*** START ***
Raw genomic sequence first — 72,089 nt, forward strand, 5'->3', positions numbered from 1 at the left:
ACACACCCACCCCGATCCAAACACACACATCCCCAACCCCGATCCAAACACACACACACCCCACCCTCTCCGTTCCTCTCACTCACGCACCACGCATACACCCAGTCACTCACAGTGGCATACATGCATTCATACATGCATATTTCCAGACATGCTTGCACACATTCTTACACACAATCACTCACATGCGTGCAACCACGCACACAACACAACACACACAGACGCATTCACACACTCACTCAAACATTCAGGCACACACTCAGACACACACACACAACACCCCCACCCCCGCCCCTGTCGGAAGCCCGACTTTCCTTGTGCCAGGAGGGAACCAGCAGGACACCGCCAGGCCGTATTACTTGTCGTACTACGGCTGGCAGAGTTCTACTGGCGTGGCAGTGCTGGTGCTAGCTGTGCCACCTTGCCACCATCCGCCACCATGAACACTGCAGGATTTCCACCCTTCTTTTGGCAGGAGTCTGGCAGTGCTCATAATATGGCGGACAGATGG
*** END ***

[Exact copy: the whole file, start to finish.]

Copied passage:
Raw genomic sequence first — 72,089 nt, forward strand, 5'->3', positions numbered from 1 at the left:
ACACACCCACCCCGATCCAAACACACACATCCCCAACCCCGATCCAAACACACACACACCCCACCCTCTCCGTTCCTCTCACTCACGCACCACGCATACACCCAGTCACTCACAGTGGCATACATGCATTCATACATGCATATTTCCAGACATGCTTGCACACATTCTTACACACAATCACTCACATGCGTGCAACCACGCACACAACACAACACACACAGACGCATTCACACACTCACTCAAACATTCAGGCACACACTCAGACACACACACACAACACCCCCACCCCCGCCCCTGTCGGAAGCCCGACTTTCCTTGTGCCAGGAGGGAACCAGCAGGACACCGCCAGGCCGTATTACTTGTCGTACTACGGCTGGCAGAGTTCTACTGGCGTGGCAGTGCTGGTGCTAGCTGTGCCACCTTGCCACCATCCGCCACCATGAACACTGCAGGATTTCCACCCTTCTTTTGGCAGGAGTCTGGCAGTGCTCATAATATGGCGGACAGATGG